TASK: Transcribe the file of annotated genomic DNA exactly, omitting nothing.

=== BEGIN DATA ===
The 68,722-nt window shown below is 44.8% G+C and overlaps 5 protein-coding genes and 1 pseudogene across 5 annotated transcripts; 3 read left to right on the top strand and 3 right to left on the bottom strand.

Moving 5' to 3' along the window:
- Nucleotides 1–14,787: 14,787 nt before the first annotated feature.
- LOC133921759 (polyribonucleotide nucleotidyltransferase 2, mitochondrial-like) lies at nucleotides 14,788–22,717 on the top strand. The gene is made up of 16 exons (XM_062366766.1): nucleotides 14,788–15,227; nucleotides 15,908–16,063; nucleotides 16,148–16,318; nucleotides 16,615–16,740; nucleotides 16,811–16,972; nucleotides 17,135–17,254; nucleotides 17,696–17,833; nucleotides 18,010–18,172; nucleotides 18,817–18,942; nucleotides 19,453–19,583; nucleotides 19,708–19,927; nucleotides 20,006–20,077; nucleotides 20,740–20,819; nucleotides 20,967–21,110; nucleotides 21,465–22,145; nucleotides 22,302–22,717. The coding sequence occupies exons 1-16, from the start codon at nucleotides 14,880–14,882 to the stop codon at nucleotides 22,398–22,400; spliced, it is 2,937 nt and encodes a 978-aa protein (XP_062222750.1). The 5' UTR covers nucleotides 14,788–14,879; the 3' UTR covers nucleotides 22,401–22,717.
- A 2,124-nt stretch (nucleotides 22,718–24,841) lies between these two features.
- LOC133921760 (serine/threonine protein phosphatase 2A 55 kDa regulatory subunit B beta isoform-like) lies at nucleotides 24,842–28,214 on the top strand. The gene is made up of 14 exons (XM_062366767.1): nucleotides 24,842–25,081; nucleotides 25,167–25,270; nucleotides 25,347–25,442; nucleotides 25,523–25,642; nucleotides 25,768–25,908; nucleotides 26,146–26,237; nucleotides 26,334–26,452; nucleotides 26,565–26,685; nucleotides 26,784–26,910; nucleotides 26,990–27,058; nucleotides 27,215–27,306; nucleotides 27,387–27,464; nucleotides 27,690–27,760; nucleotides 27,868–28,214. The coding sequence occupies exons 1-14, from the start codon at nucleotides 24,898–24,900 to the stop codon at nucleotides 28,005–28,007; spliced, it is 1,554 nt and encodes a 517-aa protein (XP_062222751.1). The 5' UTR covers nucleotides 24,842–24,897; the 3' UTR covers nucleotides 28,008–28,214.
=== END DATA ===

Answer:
The 68,722-nt window shown below is 44.8% G+C and overlaps 5 protein-coding genes and 1 pseudogene across 5 annotated transcripts; 3 read left to right on the top strand and 3 right to left on the bottom strand.

Moving 5' to 3' along the window:
- Nucleotides 1–14,787: 14,787 nt before the first annotated feature.
- LOC133921759 (polyribonucleotide nucleotidyltransferase 2, mitochondrial-like) lies at nucleotides 14,788–22,717 on the top strand. The gene is made up of 16 exons (XM_062366766.1): nucleotides 14,788–15,227; nucleotides 15,908–16,063; nucleotides 16,148–16,318; nucleotides 16,615–16,740; nucleotides 16,811–16,972; nucleotides 17,135–17,254; nucleotides 17,696–17,833; nucleotides 18,010–18,172; nucleotides 18,817–18,942; nucleotides 19,453–19,583; nucleotides 19,708–19,927; nucleotides 20,006–20,077; nucleotides 20,740–20,819; nucleotides 20,967–21,110; nucleotides 21,465–22,145; nucleotides 22,302–22,717. The coding sequence occupies exons 1-16, from the start codon at nucleotides 14,880–14,882 to the stop codon at nucleotides 22,398–22,400; spliced, it is 2,937 nt and encodes a 978-aa protein (XP_062222750.1). The 5' UTR covers nucleotides 14,788–14,879; the 3' UTR covers nucleotides 22,401–22,717.
- A 2,124-nt stretch (nucleotides 22,718–24,841) lies between these two features.
- LOC133921760 (serine/threonine protein phosphatase 2A 55 kDa regulatory subunit B beta isoform-like) lies at nucleotides 24,842–28,214 on the top strand. The gene is made up of 14 exons (XM_062366767.1): nucleotides 24,842–25,081; nucleotides 25,167–25,270; nucleotides 25,347–25,442; nucleotides 25,523–25,642; nucleotides 25,768–25,908; nucleotides 26,146–26,237; nucleotides 26,334–26,452; nucleotides 26,565–26,685; nucleotides 26,784–26,910; nucleotides 26,990–27,058; nucleotides 27,215–27,306; nucleotides 27,387–27,464; nucleotides 27,690–27,760; nucleotides 27,868–28,214. The coding sequence occupies exons 1-14, from the start codon at nucleotides 24,898–24,900 to the stop codon at nucleotides 28,005–28,007; spliced, it is 1,554 nt and encodes a 517-aa protein (XP_062222751.1). The 5' UTR covers nucleotides 24,842–24,897; the 3' UTR covers nucleotides 28,008–28,214.